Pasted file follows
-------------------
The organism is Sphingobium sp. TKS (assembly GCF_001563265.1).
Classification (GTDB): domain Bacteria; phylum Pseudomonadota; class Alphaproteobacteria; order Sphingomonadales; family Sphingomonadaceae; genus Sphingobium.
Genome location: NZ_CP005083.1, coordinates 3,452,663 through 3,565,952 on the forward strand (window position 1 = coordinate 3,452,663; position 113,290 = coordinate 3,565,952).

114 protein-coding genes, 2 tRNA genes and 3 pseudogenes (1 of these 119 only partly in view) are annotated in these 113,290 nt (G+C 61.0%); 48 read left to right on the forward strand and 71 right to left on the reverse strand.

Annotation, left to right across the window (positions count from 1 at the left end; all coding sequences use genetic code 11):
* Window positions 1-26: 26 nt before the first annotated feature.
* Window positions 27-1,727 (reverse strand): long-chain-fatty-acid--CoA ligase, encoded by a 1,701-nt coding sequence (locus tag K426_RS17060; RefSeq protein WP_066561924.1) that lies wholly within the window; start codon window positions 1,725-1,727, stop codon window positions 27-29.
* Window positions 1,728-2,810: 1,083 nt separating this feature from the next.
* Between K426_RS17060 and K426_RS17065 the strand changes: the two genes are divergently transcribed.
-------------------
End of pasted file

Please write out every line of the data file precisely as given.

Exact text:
The organism is Sphingobium sp. TKS (assembly GCF_001563265.1).
Classification (GTDB): domain Bacteria; phylum Pseudomonadota; class Alphaproteobacteria; order Sphingomonadales; family Sphingomonadaceae; genus Sphingobium.
Genome location: NZ_CP005083.1, coordinates 3,452,663 through 3,565,952 on the forward strand (window position 1 = coordinate 3,452,663; position 113,290 = coordinate 3,565,952).

114 protein-coding genes, 2 tRNA genes and 3 pseudogenes (1 of these 119 only partly in view) are annotated in these 113,290 nt (G+C 61.0%); 48 read left to right on the forward strand and 71 right to left on the reverse strand.

Annotation, left to right across the window (positions count from 1 at the left end; all coding sequences use genetic code 11):
* Window positions 1-26: 26 nt before the first annotated feature.
* Window positions 27-1,727 (reverse strand): long-chain-fatty-acid--CoA ligase, encoded by a 1,701-nt coding sequence (locus tag K426_RS17060; RefSeq protein WP_066561924.1) that lies wholly within the window; start codon window positions 1,725-1,727, stop codon window positions 27-29.
* Window positions 1,728-2,810: 1,083 nt separating this feature from the next.
* Between K426_RS17060 and K426_RS17065 the strand changes: the two genes are divergently transcribed.